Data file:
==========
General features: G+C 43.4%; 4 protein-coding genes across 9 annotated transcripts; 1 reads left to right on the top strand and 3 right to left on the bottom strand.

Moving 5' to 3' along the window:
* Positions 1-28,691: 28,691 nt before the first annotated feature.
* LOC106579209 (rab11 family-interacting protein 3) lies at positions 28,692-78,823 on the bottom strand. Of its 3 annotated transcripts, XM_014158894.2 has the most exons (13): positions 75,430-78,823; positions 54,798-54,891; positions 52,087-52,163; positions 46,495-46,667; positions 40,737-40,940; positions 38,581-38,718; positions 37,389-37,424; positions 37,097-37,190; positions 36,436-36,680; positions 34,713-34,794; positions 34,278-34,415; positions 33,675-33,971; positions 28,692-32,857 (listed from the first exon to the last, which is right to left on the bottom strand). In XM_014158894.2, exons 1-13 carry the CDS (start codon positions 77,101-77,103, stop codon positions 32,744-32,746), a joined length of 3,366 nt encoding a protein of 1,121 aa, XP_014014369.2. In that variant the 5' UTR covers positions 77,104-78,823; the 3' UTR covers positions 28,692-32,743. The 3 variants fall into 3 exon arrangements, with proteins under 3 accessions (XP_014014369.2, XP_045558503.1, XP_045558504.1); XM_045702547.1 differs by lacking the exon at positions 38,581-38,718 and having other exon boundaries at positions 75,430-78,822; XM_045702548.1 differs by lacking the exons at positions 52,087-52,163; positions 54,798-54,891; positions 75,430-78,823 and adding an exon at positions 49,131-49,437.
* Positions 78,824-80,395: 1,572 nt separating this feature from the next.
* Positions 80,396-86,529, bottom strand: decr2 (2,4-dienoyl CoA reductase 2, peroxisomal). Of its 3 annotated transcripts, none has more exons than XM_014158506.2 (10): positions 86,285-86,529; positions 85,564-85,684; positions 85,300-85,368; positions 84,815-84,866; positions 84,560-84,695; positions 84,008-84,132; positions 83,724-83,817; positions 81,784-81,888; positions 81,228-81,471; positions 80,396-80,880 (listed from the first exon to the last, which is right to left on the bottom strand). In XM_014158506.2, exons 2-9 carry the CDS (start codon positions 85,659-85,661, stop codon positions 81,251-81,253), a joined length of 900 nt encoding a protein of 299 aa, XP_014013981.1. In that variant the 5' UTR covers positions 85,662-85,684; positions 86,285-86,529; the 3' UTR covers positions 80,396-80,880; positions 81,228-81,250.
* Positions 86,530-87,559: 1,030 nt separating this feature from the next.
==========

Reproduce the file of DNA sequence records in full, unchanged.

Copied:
General features: G+C 43.4%; 4 protein-coding genes across 9 annotated transcripts; 1 reads left to right on the top strand and 3 right to left on the bottom strand.

Moving 5' to 3' along the window:
* Positions 1-28,691: 28,691 nt before the first annotated feature.
* LOC106579209 (rab11 family-interacting protein 3) lies at positions 28,692-78,823 on the bottom strand. Of its 3 annotated transcripts, XM_014158894.2 has the most exons (13): positions 75,430-78,823; positions 54,798-54,891; positions 52,087-52,163; positions 46,495-46,667; positions 40,737-40,940; positions 38,581-38,718; positions 37,389-37,424; positions 37,097-37,190; positions 36,436-36,680; positions 34,713-34,794; positions 34,278-34,415; positions 33,675-33,971; positions 28,692-32,857 (listed from the first exon to the last, which is right to left on the bottom strand). In XM_014158894.2, exons 1-13 carry the CDS (start codon positions 77,101-77,103, stop codon positions 32,744-32,746), a joined length of 3,366 nt encoding a protein of 1,121 aa, XP_014014369.2. In that variant the 5' UTR covers positions 77,104-78,823; the 3' UTR covers positions 28,692-32,743. The 3 variants fall into 3 exon arrangements, with proteins under 3 accessions (XP_014014369.2, XP_045558503.1, XP_045558504.1); XM_045702547.1 differs by lacking the exon at positions 38,581-38,718 and having other exon boundaries at positions 75,430-78,822; XM_045702548.1 differs by lacking the exons at positions 52,087-52,163; positions 54,798-54,891; positions 75,430-78,823 and adding an exon at positions 49,131-49,437.
* Positions 78,824-80,395: 1,572 nt separating this feature from the next.
* Positions 80,396-86,529, bottom strand: decr2 (2,4-dienoyl CoA reductase 2, peroxisomal). Of its 3 annotated transcripts, none has more exons than XM_014158506.2 (10): positions 86,285-86,529; positions 85,564-85,684; positions 85,300-85,368; positions 84,815-84,866; positions 84,560-84,695; positions 84,008-84,132; positions 83,724-83,817; positions 81,784-81,888; positions 81,228-81,471; positions 80,396-80,880 (listed from the first exon to the last, which is right to left on the bottom strand). In XM_014158506.2, exons 2-9 carry the CDS (start codon positions 85,659-85,661, stop codon positions 81,251-81,253), a joined length of 900 nt encoding a protein of 299 aa, XP_014013981.1. In that variant the 5' UTR covers positions 85,662-85,684; positions 86,285-86,529; the 3' UTR covers positions 80,396-80,880; positions 81,228-81,250.
* Positions 86,530-87,559: 1,030 nt separating this feature from the next.